H/t reader M.G.:
“Is this the mining towns of 19c Virginia? The wage slaves of 19th century UK
This story is the worst I have ever seen………corporate and gang power exploiting the homeless to work at Fukushima, and charging them for it. Why isn’t this covered?
I guess we know the answer, corporations are run by criminals, and we also have criminals in charge of our countries.
Read this if you can stomach it.
This is the most appalling and evil story I have read on the subject. I only hope there is a special hell for these guys……..”
The Yakuza at work …
– UN Official ‘Astounded’: Homeless are taken to work in Fukushima, ready to die — Pastor: “At end of month, they’re left with no pay” — Police: They end up in debt to employers after food and housing fees deducted (VIDEO) (ENENews, Dec 29, 2013):
Reuters, Dec. 29, 2013: SPECIAL REPORT- Japan’s homeless recruited for murky Fukushima clean-up […] Some say better homeless than going into debt by working […] Gangsters run Fukushima labour brokers […] Sendai, the biggest city in the disaster zone, has emerged as a hiring hub for homeless men. Many work […] cleaning up radioactive hotspots […] Seiji Sasa, 67 [recruits] homeless men at the Sendai train station to work in the nuclear cleanup. […] homeless men ended up in debt after fees for food and housing were deducted, police say. […] a shelter funded by the city […] sent other homeless men to work for him […] 55-year-old homeless […] worker’s paystub, reviewed by Reuters, showed charges for food, accommodation and laundry were docked from his monthly pay equivalent to about $1,500, leaving him with $10 […] The problem of workers running themselves into debt is widespread.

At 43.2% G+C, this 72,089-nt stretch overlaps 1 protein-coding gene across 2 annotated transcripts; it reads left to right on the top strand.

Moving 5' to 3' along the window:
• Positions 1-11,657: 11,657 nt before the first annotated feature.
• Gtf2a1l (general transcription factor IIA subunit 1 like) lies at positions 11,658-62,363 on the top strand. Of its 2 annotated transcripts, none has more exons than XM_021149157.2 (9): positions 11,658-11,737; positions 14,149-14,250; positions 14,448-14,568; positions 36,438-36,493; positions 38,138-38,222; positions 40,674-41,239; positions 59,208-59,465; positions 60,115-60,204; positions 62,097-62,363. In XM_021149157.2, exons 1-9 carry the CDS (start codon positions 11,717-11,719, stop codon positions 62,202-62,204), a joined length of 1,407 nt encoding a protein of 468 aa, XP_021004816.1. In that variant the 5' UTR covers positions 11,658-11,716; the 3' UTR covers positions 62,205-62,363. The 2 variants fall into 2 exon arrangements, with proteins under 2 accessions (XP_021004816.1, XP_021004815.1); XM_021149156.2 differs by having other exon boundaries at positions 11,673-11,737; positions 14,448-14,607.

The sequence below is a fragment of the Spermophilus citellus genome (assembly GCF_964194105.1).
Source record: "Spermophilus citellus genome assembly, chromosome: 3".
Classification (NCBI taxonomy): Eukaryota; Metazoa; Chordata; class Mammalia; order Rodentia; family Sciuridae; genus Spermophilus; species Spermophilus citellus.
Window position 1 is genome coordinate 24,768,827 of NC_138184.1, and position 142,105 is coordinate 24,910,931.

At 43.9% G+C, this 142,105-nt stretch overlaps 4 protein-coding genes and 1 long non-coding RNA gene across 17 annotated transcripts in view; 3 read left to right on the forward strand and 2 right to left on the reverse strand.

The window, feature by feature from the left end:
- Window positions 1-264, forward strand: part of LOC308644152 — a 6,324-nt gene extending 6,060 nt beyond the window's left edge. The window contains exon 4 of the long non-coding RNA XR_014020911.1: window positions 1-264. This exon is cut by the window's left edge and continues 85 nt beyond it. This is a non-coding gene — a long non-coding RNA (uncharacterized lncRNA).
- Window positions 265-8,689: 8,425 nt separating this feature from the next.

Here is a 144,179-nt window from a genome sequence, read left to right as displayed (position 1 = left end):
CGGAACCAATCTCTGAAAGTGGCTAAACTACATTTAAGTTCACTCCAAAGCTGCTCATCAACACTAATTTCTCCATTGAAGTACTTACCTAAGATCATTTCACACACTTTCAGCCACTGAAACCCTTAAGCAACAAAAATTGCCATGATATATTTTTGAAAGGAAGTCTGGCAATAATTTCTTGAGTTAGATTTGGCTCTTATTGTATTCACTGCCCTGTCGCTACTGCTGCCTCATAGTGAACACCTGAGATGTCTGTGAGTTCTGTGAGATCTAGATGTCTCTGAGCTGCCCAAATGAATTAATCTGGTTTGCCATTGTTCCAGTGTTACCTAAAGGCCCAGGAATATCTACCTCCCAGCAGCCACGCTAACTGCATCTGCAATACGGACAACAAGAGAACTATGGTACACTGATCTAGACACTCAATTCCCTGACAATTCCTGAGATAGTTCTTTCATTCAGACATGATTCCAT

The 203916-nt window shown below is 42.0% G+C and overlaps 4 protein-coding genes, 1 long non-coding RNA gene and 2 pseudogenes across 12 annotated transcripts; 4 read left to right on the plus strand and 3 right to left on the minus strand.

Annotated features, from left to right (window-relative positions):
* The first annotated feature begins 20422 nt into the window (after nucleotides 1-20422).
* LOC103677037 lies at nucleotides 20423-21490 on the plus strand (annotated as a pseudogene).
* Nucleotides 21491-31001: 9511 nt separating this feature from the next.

Kenichi Sayama, general manager at subcontractor Fujisai: “If you don’t get involved (with gangs), you’re not going to get enough workers […] The construction industry is 90 percent run by gangs.”
Yasuhiro Aoki, Baptist pastor and homeless advocate: “Many homeless people are just put into dormitories, and the fees for lodging and food are automatically docked from their wages […] Then at the end of the month, they’re left with no pay at all.”
Shizuya Nishiyama, 57 years old: He now sleeps on a cardboard box in Sendai Station […] [For decontamination work, an employer] offered him $90 a day […] he was made to pay as much as $50 a day for food and lodging. He also was not paid on the days he was unable to work [but] would still be charged for room and board. He decided he was better off living on the street than going into debt. “We’re an easy target for recruiters […] if we haven’t eaten, they offer to find us a job.”
Mr. Anand Grover, Esq., United Nations Special Rapporteur, published Oct. 24, 2013: (at 15:30 in) “These workers told me, ‘Do you know we are actually living in a shanty town?’ I can show you the photographs — literally on the pavement, in the non-used pavement between the railway station there were plastic huts where people were living, in Japan, in Tokyo — not Bombay. It actually astounded me that these things were happening. Then they told me that people come take them, give them ‘X’ amount of money […] They’re ready to go into the fire and die. Other people are not ready to do it.”